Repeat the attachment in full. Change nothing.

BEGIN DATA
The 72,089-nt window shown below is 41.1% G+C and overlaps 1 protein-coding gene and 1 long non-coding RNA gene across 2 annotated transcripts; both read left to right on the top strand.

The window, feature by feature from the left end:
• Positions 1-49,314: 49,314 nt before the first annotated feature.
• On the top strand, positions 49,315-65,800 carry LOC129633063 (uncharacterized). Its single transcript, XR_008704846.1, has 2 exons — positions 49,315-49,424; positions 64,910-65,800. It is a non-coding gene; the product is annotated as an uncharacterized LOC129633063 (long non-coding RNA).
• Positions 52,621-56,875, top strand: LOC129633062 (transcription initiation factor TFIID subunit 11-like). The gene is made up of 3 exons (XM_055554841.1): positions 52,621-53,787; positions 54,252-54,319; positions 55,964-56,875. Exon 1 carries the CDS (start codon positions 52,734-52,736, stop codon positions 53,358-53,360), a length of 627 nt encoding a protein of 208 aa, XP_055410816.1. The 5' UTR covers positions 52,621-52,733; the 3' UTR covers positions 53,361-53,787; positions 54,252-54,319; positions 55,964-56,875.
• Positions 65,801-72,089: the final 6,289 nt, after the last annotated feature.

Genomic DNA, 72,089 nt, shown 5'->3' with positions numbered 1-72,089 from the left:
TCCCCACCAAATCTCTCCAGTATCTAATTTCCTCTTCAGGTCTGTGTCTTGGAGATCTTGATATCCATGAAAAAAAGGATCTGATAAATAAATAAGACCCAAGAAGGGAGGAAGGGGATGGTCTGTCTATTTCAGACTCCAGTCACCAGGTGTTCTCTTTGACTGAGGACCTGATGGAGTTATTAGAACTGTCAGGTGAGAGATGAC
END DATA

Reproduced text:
The 72,089-nt window shown below is 41.1% G+C and overlaps 1 protein-coding gene and 1 long non-coding RNA gene across 2 annotated transcripts; both read left to right on the top strand.

The window, feature by feature from the left end:
• Positions 1-49,314: 49,314 nt before the first annotated feature.
• On the top strand, positions 49,315-65,800 carry LOC129633063 (uncharacterized). Its single transcript, XR_008704846.1, has 2 exons — positions 49,315-49,424; positions 64,910-65,800. It is a non-coding gene; the product is annotated as an uncharacterized LOC129633063 (long non-coding RNA).
• Positions 52,621-56,875, top strand: LOC129633062 (transcription initiation factor TFIID subunit 11-like). The gene is made up of 3 exons (XM_055554841.1): positions 52,621-53,787; positions 54,252-54,319; positions 55,964-56,875. Exon 1 carries the CDS (start codon positions 52,734-52,736, stop codon positions 53,358-53,360), a length of 627 nt encoding a protein of 208 aa, XP_055410816.1. The 5' UTR covers positions 52,621-52,733; the 3' UTR covers positions 53,361-53,787; positions 54,252-54,319; positions 55,964-56,875.
• Positions 65,801-72,089: the final 6,289 nt, after the last annotated feature.

Genomic DNA, 72,089 nt, shown 5'->3' with positions numbered 1-72,089 from the left:
TCCCCACCAAATCTCTCCAGTATCTAATTTCCTCTTCAGGTCTGTGTCTTGGAGATCTTGATATCCATGAAAAAAAGGATCTGATAAATAAATAAGACCCAAGAAGGGAGGAAGGGGATGGTCTGTCTATTTCAGACTCCAGTCACCAGGTGTTCTCTTTGACTGAGGACCTGATGGAGTTATTAGAACTGTCAGGTGAGAGATGAC